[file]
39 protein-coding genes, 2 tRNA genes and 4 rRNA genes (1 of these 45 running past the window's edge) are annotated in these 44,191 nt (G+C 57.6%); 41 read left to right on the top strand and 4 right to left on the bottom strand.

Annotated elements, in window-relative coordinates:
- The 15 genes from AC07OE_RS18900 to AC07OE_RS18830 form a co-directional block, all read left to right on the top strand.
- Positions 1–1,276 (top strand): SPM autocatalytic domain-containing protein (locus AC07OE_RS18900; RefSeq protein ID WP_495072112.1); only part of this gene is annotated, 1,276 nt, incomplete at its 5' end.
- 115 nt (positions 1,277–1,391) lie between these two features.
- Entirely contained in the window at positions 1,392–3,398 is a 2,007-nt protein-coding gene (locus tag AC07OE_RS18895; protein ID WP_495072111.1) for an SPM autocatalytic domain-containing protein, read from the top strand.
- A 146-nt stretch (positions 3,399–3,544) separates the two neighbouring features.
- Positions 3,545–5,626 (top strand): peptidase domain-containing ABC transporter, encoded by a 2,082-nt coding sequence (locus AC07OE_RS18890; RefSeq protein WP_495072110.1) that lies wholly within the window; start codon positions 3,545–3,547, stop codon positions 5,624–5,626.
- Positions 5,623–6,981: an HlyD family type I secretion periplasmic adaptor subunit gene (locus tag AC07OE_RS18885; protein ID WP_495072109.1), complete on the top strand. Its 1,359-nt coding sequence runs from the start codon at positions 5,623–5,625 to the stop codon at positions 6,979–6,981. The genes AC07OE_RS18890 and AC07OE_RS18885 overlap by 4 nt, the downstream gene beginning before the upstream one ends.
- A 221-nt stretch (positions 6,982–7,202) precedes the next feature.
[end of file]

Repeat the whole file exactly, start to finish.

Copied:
39 protein-coding genes, 2 tRNA genes and 4 rRNA genes (1 of these 45 running past the window's edge) are annotated in these 44,191 nt (G+C 57.6%); 41 read left to right on the top strand and 4 right to left on the bottom strand.

Annotated elements, in window-relative coordinates:
- The 15 genes from AC07OE_RS18900 to AC07OE_RS18830 form a co-directional block, all read left to right on the top strand.
- Positions 1–1,276 (top strand): SPM autocatalytic domain-containing protein (locus AC07OE_RS18900; RefSeq protein ID WP_495072112.1); only part of this gene is annotated, 1,276 nt, incomplete at its 5' end.
- 115 nt (positions 1,277–1,391) lie between these two features.
- Entirely contained in the window at positions 1,392–3,398 is a 2,007-nt protein-coding gene (locus tag AC07OE_RS18895; protein ID WP_495072111.1) for an SPM autocatalytic domain-containing protein, read from the top strand.
- A 146-nt stretch (positions 3,399–3,544) separates the two neighbouring features.
- Positions 3,545–5,626 (top strand): peptidase domain-containing ABC transporter, encoded by a 2,082-nt coding sequence (locus AC07OE_RS18890; RefSeq protein WP_495072110.1) that lies wholly within the window; start codon positions 3,545–3,547, stop codon positions 5,624–5,626.
- Positions 5,623–6,981: an HlyD family type I secretion periplasmic adaptor subunit gene (locus tag AC07OE_RS18885; protein ID WP_495072109.1), complete on the top strand. Its 1,359-nt coding sequence runs from the start codon at positions 5,623–5,625 to the stop codon at positions 6,979–6,981. The genes AC07OE_RS18890 and AC07OE_RS18885 overlap by 4 nt, the downstream gene beginning before the upstream one ends.
- A 221-nt stretch (positions 6,982–7,202) precedes the next feature.